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Sunday, July 13, 2008

The Sound Of Music

Beware - this is along one!

I was six years old, nearer to seven actually, when I excitedly watched the piano being lugged and heaved by strong, sweating men into my parents house. (Pianos are incredibly heavy beasts!) It was carefully brought in through the front door and placed along the far wall of the living room. As soon as those men were gone I was at that piano, my little fingers pressing the ivory keys in wonder.

My lessons began that fall with a kindly lady who lived across the street, her name was Mrs. Doerksen. I was hooked and diligently continued lessons up to and including my first year of Bible school. I had four different teachers during those twelve years: after Mrs. Doerksen there was meticulous Mrs. Pahl, then eccentric Glen Montgomery, and I concluded with a pretty young blond lady who I can’t remember the name of. (I only studied under her for one year so I won’t feel too bad.) I truly enjoyed playing the piano and coaxing songs out of the intricately written notes. There were definitely times when I wished that the piano had never been invented but overall I loved it. The music that I was able to create carried my soul into a unique, fulfilling place.

The piano wasn’t the only form of music I was blessed with being able to create. I also sang in many choirs at church, school and Bible College. My voice wasn't/isn't what one would call superb, and to this day I’m too chicken to sing solos, but I can nicely hold my own. Then flute became my emphatic choice of instrument when band entered the picture in school. I picked it up naturally and blew my way into being one of the better flutists our bands had while I was a student. I even took private lessons for a year but then my mom made me choose between flute or piano and piano won. Gradually music became my “thing”. I was a member of every choir and band I could be. Music made me feel alive and important. It was the perfect way for me to express my inner being and feel fulfilled. I rarely tired of my musical activities.

I majored in music at Bible College for two years, although the program wasn’t particularly good. After graduating with a diploma I contemplated studying music more seriously at university. The reality of taking music to a career level is that you either had to be exceptionally good at an instrument and become a performer (which I wasn’t) or plan to teach it (which wasn’t me either). On top of that, the idea of university didn’t really thrill me so I decided against that idea. I ended up getting engaged shortly after Bible College, working for a year before getting married and than settling into the reality of life. Music, although still present, took a secondary seat.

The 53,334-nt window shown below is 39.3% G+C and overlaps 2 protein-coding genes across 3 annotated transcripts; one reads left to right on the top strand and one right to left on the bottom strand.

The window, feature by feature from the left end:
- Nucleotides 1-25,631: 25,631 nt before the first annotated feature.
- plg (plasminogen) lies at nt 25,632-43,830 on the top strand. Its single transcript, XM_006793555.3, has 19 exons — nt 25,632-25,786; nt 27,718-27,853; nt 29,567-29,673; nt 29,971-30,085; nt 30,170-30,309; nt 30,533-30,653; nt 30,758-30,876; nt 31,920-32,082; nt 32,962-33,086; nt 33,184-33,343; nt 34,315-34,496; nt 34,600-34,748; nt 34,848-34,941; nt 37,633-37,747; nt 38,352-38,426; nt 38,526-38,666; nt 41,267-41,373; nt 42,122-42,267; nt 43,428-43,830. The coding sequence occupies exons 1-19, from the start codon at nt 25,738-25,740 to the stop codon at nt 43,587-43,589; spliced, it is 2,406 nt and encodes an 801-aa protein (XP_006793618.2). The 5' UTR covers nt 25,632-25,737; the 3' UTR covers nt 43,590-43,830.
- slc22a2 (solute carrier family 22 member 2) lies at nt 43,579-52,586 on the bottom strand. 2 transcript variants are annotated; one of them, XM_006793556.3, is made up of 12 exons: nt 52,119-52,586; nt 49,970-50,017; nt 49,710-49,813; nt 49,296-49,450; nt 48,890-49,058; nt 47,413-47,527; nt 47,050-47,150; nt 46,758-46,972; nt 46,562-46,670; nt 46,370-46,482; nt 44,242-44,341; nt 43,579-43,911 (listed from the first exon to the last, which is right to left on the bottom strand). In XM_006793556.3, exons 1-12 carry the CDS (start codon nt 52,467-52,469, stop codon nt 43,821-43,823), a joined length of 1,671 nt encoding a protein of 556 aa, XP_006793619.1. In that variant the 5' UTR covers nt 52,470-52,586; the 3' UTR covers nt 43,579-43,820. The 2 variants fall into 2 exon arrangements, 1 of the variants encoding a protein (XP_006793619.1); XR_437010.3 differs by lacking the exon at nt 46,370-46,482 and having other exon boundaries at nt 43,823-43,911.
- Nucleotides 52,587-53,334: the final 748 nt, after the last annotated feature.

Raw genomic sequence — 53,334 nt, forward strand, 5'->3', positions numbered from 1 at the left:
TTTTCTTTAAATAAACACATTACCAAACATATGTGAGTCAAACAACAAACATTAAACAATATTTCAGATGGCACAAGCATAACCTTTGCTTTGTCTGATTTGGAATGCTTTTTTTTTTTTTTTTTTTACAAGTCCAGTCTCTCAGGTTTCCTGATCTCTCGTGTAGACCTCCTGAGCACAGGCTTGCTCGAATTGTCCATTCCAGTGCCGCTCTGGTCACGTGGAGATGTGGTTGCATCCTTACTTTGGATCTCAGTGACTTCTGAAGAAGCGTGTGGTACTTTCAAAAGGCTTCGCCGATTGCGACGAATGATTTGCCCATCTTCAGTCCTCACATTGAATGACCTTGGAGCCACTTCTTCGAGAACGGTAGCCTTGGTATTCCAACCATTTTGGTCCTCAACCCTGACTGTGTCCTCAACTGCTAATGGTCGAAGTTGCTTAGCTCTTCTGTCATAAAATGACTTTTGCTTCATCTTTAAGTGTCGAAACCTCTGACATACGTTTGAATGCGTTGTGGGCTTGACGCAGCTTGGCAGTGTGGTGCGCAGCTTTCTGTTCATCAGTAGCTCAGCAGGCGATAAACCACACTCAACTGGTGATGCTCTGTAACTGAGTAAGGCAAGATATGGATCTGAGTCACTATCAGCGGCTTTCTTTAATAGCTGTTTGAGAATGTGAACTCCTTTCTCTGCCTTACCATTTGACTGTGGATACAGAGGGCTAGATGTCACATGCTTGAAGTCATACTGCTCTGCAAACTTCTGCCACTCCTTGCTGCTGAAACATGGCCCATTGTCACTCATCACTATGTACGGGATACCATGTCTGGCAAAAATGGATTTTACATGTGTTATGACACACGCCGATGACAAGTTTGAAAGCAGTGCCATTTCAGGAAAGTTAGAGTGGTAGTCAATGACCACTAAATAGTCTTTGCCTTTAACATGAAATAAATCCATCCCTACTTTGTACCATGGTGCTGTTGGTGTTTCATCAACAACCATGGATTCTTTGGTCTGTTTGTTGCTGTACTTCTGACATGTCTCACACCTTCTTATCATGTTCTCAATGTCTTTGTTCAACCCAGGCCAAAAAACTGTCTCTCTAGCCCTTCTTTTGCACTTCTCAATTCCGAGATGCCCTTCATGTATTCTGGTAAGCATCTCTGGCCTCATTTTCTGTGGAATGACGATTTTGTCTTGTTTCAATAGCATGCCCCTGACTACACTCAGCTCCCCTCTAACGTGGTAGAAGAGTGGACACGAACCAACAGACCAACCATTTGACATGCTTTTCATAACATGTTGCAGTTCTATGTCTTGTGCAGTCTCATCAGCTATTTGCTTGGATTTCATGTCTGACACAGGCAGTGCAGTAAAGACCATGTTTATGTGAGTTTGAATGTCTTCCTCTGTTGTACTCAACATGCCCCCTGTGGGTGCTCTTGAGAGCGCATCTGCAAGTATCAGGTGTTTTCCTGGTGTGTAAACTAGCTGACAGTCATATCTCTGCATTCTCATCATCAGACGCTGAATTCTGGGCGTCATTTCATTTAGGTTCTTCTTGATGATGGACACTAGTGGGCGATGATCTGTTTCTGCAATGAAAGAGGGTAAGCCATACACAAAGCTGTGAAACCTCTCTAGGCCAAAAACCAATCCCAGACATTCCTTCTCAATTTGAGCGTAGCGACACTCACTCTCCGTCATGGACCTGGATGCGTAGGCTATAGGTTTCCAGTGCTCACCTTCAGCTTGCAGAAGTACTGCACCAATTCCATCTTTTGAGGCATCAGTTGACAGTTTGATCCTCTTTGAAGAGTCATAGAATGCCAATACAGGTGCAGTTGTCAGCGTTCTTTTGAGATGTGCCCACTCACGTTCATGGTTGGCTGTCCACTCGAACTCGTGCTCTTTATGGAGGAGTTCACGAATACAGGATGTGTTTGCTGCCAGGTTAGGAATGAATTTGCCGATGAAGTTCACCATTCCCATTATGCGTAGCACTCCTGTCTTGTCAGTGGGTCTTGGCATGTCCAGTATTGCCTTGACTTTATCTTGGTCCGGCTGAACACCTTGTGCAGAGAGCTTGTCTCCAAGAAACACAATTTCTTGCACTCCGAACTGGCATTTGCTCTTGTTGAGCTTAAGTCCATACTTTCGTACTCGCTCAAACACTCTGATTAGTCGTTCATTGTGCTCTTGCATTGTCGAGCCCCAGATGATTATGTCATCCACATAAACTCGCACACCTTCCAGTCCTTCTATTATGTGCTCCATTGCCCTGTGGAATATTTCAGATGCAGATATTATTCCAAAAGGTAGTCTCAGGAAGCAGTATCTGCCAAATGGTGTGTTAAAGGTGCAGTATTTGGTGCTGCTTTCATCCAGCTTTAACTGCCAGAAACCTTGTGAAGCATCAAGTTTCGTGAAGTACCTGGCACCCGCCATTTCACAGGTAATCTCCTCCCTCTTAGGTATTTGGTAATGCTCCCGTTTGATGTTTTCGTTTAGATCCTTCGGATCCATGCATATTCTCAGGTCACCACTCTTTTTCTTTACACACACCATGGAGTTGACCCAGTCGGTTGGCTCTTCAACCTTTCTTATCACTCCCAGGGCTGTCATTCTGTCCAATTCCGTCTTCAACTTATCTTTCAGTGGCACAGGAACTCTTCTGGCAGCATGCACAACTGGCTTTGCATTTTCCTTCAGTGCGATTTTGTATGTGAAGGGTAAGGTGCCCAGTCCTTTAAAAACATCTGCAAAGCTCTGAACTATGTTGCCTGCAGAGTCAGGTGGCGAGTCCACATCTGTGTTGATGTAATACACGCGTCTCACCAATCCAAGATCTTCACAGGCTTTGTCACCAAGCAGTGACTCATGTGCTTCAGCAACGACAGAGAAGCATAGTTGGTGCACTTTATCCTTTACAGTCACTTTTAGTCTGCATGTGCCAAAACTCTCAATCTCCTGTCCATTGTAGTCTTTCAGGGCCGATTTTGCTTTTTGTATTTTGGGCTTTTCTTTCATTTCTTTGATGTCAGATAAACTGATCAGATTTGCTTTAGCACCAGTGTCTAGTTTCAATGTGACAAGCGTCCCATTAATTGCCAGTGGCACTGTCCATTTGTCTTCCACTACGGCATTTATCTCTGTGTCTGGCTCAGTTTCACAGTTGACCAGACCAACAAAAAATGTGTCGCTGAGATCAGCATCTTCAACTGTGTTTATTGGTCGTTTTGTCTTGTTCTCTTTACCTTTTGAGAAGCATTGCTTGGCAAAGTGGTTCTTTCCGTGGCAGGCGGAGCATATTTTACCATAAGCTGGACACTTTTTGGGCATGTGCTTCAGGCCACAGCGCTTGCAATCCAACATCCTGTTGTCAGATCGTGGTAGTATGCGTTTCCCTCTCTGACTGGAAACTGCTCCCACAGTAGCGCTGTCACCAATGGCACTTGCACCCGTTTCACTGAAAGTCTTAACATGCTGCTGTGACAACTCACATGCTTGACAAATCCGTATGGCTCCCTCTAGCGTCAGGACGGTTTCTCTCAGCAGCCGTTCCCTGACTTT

I played in a community band for a year and then my husband got a job as a youth pastor in Calgary. At our church there we got involved with leading the youth worship team. Our weekly practices and the Sundays we lead worship became my highlights. Five years were spent in Calgary and then life took us back here. We took a year off from church involvements then I once again joined a worship team and the church choir. Rehearsals and the Sundays I was required in either role were my favourite times. I loved nothing more than singing to my Lord.

Then this past year everything changed. Our church hired a new, very skilled worship pastor. His talent and personality and the fact that he was new encouraged many musically gifted people to appear and volunteer their talents. The choir grew into a huge and impersonal group from the intimate social gathering it once was for me. Suddenly, without explanation, I was also no longer a member of a worship team. The thrill I once got our of music waned but I persevered because I knew that change always brings about challenges and adjustments.

My voice then began to fail me which didn’t help matters. One thought is that due to allergies I had nasal drip which affected the vocal chords. Another thought is that the type of music sung in choir didn’t stretch my voice enough so it got rusty. A third thought is at that pregnancy changes a body and my singing abilities were included in that. Whatever the reason for my vocal deterioration I grew increasingly frustrated with singing but continued with choir, not willing to give it up. I was asked to play my flute in the orchestras for the Christmas and Easter productions which was a fun, rejuvenating change that gave my voiced a break. My singing voice still isn’t up to par though.

All in all music-and-me has changed and I can no longer ignore that fact. I’ve never been phenomenal or one that people would comment on how nice I sound using whatever instrument. That was okay because I believed I had adequate talent (I hope so anyway, I trusted my husband and family to be honest with me in that area) and I had fun. Now I don’t enjoy it nor do feel good enough anymore.

Is it the new worship pastor?

Is it me?

Is it God urging me in other directions through these factors?

For the first time in my life I am seriously considering putting music aside. The mere thought of it saddens me to the depths my being but that appears to be where circumstances are leading me. My soul is screaming “NOOOO!!!”. But my mind is starting to give up and give in to the reality that music is not what it once was for me.

I’ve always had music. It is what has defined a large part of me. Now I may have to let it go which means rediscovering that part of ‘me’.

I should be excited because if this is how things are to be than that means that God has something else in store for me.

I’m still not 100% convinced that this is what I need to do.

For now I’m hanging on to my music and thinking and searching.

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